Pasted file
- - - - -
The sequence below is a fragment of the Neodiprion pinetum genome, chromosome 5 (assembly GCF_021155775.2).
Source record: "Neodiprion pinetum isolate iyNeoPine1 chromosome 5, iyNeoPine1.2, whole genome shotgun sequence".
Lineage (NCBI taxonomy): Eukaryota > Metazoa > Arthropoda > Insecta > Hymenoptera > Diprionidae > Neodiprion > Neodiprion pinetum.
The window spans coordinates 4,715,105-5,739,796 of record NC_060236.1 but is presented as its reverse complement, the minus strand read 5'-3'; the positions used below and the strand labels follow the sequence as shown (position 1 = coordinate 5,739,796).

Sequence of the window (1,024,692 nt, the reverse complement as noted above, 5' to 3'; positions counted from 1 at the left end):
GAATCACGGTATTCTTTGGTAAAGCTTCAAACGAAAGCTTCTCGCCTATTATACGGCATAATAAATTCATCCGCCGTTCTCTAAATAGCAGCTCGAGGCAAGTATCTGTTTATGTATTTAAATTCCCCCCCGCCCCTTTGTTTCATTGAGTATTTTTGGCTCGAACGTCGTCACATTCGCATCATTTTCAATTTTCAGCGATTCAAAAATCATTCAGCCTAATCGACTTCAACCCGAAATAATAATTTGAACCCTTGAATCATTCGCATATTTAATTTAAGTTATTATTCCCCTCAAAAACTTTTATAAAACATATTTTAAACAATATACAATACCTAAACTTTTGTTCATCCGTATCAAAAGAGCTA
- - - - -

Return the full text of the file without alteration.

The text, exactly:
The sequence below is a fragment of the Neodiprion pinetum genome, chromosome 5 (assembly GCF_021155775.2).
Source record: "Neodiprion pinetum isolate iyNeoPine1 chromosome 5, iyNeoPine1.2, whole genome shotgun sequence".
Lineage (NCBI taxonomy): Eukaryota > Metazoa > Arthropoda > Insecta > Hymenoptera > Diprionidae > Neodiprion > Neodiprion pinetum.
The window spans coordinates 4,715,105-5,739,796 of record NC_060236.1 but is presented as its reverse complement, the minus strand read 5'-3'; the positions used below and the strand labels follow the sequence as shown (position 1 = coordinate 5,739,796).

Sequence of the window (1,024,692 nt, the reverse complement as noted above, 5' to 3'; positions counted from 1 at the left end):
GAATCACGGTATTCTTTGGTAAAGCTTCAAACGAAAGCTTCTCGCCTATTATACGGCATAATAAATTCATCCGCCGTTCTCTAAATAGCAGCTCGAGGCAAGTATCTGTTTATGTATTTAAATTCCCCCCCGCCCCTTTGTTTCATTGAGTATTTTTGGCTCGAACGTCGTCACATTCGCATCATTTTCAATTTTCAGCGATTCAAAAATCATTCAGCCTAATCGACTTCAACCCGAAATAATAATTTGAACCCTTGAATCATTCGCATATTTAATTTAAGTTATTATTCCCCTCAAAAACTTTTATAAAACATATTTTAAACAATATACAATACCTAAACTTTTGTTCATCCGTATCAAAAGAGCTA